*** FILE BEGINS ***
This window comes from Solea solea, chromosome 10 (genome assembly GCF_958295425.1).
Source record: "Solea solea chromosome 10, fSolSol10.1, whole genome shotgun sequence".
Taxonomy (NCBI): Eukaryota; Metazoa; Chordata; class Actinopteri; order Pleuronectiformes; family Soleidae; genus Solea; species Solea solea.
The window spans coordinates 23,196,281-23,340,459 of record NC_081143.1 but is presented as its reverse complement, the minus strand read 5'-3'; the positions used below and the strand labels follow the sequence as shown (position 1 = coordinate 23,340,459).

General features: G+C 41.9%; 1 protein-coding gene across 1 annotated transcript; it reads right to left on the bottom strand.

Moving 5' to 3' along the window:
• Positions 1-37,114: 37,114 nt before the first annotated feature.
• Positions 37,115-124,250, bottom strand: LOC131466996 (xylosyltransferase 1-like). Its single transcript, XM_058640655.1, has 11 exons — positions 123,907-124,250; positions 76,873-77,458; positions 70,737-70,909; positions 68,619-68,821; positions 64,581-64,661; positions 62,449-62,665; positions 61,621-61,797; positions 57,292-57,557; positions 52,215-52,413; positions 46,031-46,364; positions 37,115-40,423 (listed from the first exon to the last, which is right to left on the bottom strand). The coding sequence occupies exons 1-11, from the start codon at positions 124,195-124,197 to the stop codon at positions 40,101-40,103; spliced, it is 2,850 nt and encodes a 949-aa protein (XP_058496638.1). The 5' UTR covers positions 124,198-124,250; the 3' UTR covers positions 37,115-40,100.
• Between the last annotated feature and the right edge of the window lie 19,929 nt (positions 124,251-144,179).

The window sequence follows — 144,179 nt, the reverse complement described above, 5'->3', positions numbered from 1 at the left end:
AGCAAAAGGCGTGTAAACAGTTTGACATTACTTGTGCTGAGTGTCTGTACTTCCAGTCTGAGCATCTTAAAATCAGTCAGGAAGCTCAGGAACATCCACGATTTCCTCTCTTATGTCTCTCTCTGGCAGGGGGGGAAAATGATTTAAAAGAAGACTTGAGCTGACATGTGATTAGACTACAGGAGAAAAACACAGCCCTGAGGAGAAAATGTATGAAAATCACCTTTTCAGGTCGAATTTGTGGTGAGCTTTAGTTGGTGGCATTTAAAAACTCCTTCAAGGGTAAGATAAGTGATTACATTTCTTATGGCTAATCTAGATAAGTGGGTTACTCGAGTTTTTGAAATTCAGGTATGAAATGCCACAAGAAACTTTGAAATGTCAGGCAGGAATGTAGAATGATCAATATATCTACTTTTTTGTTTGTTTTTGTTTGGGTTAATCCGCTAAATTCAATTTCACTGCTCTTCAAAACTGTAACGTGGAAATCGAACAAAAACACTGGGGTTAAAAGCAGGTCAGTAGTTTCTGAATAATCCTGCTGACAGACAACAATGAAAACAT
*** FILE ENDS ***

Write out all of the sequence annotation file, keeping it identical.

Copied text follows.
This window comes from Solea solea, chromosome 10 (genome assembly GCF_958295425.1).
Source record: "Solea solea chromosome 10, fSolSol10.1, whole genome shotgun sequence".
Taxonomy (NCBI): Eukaryota; Metazoa; Chordata; class Actinopteri; order Pleuronectiformes; family Soleidae; genus Solea; species Solea solea.
The window spans coordinates 23,196,281-23,340,459 of record NC_081143.1 but is presented as its reverse complement, the minus strand read 5'-3'; the positions used below and the strand labels follow the sequence as shown (position 1 = coordinate 23,340,459).

General features: G+C 41.9%; 1 protein-coding gene across 1 annotated transcript; it reads right to left on the bottom strand.

Moving 5' to 3' along the window:
• Positions 1-37,114: 37,114 nt before the first annotated feature.
• Positions 37,115-124,250, bottom strand: LOC131466996 (xylosyltransferase 1-like). Its single transcript, XM_058640655.1, has 11 exons — positions 123,907-124,250; positions 76,873-77,458; positions 70,737-70,909; positions 68,619-68,821; positions 64,581-64,661; positions 62,449-62,665; positions 61,621-61,797; positions 57,292-57,557; positions 52,215-52,413; positions 46,031-46,364; positions 37,115-40,423 (listed from the first exon to the last, which is right to left on the bottom strand). The coding sequence occupies exons 1-11, from the start codon at positions 124,195-124,197 to the stop codon at positions 40,101-40,103; spliced, it is 2,850 nt and encodes a 949-aa protein (XP_058496638.1). The 5' UTR covers positions 124,198-124,250; the 3' UTR covers positions 37,115-40,100.
• Between the last annotated feature and the right edge of the window lie 19,929 nt (positions 124,251-144,179).

The window sequence follows — 144,179 nt, the reverse complement described above, 5'->3', positions numbered from 1 at the left end:
AGCAAAAGGCGTGTAAACAGTTTGACATTACTTGTGCTGAGTGTCTGTACTTCCAGTCTGAGCATCTTAAAATCAGTCAGGAAGCTCAGGAACATCCACGATTTCCTCTCTTATGTCTCTCTCTGGCAGGGGGGGAAAATGATTTAAAAGAAGACTTGAGCTGACATGTGATTAGACTACAGGAGAAAAACACAGCCCTGAGGAGAAAATGTATGAAAATCACCTTTTCAGGTCGAATTTGTGGTGAGCTTTAGTTGGTGGCATTTAAAAACTCCTTCAAGGGTAAGATAAGTGATTACATTTCTTATGGCTAATCTAGATAAGTGGGTTACTCGAGTTTTTGAAATTCAGGTATGAAATGCCACAAGAAACTTTGAAATGTCAGGCAGGAATGTAGAATGATCAATATATCTACTTTTTTGTTTGTTTTTGTTTGGGTTAATCCGCTAAATTCAATTTCACTGCTCTTCAAAACTGTAACGTGGAAATCGAACAAAAACACTGGGGTTAAAAGCAGGTCAGTAGTTTCTGAATAATCCTGCTGACAGACAACAATGAAAACAT